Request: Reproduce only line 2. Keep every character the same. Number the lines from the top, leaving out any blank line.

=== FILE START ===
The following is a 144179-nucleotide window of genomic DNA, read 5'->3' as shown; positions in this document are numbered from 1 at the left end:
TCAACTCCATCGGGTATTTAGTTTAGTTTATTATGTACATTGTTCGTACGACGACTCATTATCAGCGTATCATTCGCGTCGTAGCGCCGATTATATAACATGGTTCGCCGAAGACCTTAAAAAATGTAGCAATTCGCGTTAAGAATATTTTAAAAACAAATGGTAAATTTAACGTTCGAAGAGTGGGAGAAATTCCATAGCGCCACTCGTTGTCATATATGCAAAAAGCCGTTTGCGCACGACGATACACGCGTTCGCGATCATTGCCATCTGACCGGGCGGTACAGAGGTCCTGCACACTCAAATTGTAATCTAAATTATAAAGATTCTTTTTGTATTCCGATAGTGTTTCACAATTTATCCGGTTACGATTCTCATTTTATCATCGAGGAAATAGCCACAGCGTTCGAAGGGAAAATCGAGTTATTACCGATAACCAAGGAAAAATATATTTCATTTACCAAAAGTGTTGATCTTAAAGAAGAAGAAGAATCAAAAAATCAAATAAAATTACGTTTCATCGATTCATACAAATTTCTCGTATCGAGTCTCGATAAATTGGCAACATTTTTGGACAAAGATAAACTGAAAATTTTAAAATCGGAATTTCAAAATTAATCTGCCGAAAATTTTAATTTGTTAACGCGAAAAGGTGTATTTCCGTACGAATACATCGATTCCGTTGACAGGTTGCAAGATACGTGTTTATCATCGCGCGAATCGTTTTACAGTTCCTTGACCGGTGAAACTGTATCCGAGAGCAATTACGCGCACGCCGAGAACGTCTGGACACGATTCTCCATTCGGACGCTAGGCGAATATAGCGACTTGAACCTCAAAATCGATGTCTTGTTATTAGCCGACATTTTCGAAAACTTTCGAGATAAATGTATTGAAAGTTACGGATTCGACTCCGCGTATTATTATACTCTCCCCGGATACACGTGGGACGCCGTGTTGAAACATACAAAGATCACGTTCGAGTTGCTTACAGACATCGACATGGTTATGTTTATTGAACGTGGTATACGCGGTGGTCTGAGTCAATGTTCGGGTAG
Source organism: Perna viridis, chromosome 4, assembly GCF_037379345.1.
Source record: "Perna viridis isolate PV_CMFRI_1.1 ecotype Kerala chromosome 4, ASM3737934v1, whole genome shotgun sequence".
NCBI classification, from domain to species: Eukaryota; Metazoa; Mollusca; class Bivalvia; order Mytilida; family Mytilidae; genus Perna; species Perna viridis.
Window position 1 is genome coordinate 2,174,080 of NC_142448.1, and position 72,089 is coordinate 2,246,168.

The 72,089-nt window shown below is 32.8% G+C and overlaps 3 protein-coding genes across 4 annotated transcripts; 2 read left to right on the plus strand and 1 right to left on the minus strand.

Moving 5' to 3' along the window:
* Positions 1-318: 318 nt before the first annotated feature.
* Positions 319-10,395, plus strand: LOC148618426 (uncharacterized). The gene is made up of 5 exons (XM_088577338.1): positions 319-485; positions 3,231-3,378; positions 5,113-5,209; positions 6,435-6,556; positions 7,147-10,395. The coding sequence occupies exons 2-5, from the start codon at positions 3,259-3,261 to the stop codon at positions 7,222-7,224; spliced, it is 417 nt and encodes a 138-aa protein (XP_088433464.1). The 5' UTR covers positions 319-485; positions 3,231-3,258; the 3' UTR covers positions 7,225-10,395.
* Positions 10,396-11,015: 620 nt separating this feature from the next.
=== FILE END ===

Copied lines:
TCAACTCCATCGGGTATTTAGTTTAGTTTATTATGTACATTGTTCGTACGACGACTCATTATCAGCGTATCATTCGCGTCGTAGCGCCGATTATATAACATGGTTCGCCGAAGACCTTAAAAAATGTAGCAATTCGCGTTAAGAATATTTTAAAAACAAATGGTAAATTTAACGTTCGAAGAGTGGGAGAAATTCCATAGCGCCACTCGTTGTCATATATGCAAAAAGCCGTTTGCGCACGACGATACACGCGTTCGCGATCATTGCCATCTGACCGGGCGGTACAGAGGTCCTGCACACTCAAATTGTAATCTAAATTATAAAGATTCTTTTTGTATTCCGATAGTGTTTCACAATTTATCCGGTTACGATTCTCATTTTATCATCGAGGAAATAGCCACAGCGTTCGAAGGGAAAATCGAGTTATTACCGATAACCAAGGAAAAATATATTTCATTTACCAAAAGTGTTGATCTTAAAGAAGAAGAAGAATCAAAAAATCAAATAAAATTACGTTTCATCGATTCATACAAATTTCTCGTATCGAGTCTCGATAAATTGGCAACATTTTTGGACAAAGATAAACTGAAAATTTTAAAATCGGAATTTCAAAATTAATCTGCCGAAAATTTTAATTTGTTAACGCGAAAAGGTGTATTTCCGTACGAATACATCGATTCCGTTGACAGGTTGCAAGATACGTGTTTATCATCGCGCGAATCGTTTTACAGTTCCTTGACCGGTGAAACTGTATCCGAGAGCAATTACGCGCACGCCGAGAACGTCTGGACACGATTCTCCATTCGGACGCTAGGCGAATATAGCGACTTGAACCTCAAAATCGATGTCTTGTTATTAGCCGACATTTTCGAAAACTTTCGAGATAAATGTATTGAAAGTTACGGATTCGACTCCGCGTATTATTATACTCTCCCCGGATACACGTGGGACGCCGTGTTGAAACATACAAAGATCACGTTCGAGTTGCTTACAGACATCGACATGGTTATGTTTATTGAACGTGGTATACGCGGTGGTCTGAGTCAATGTTCGGGTAG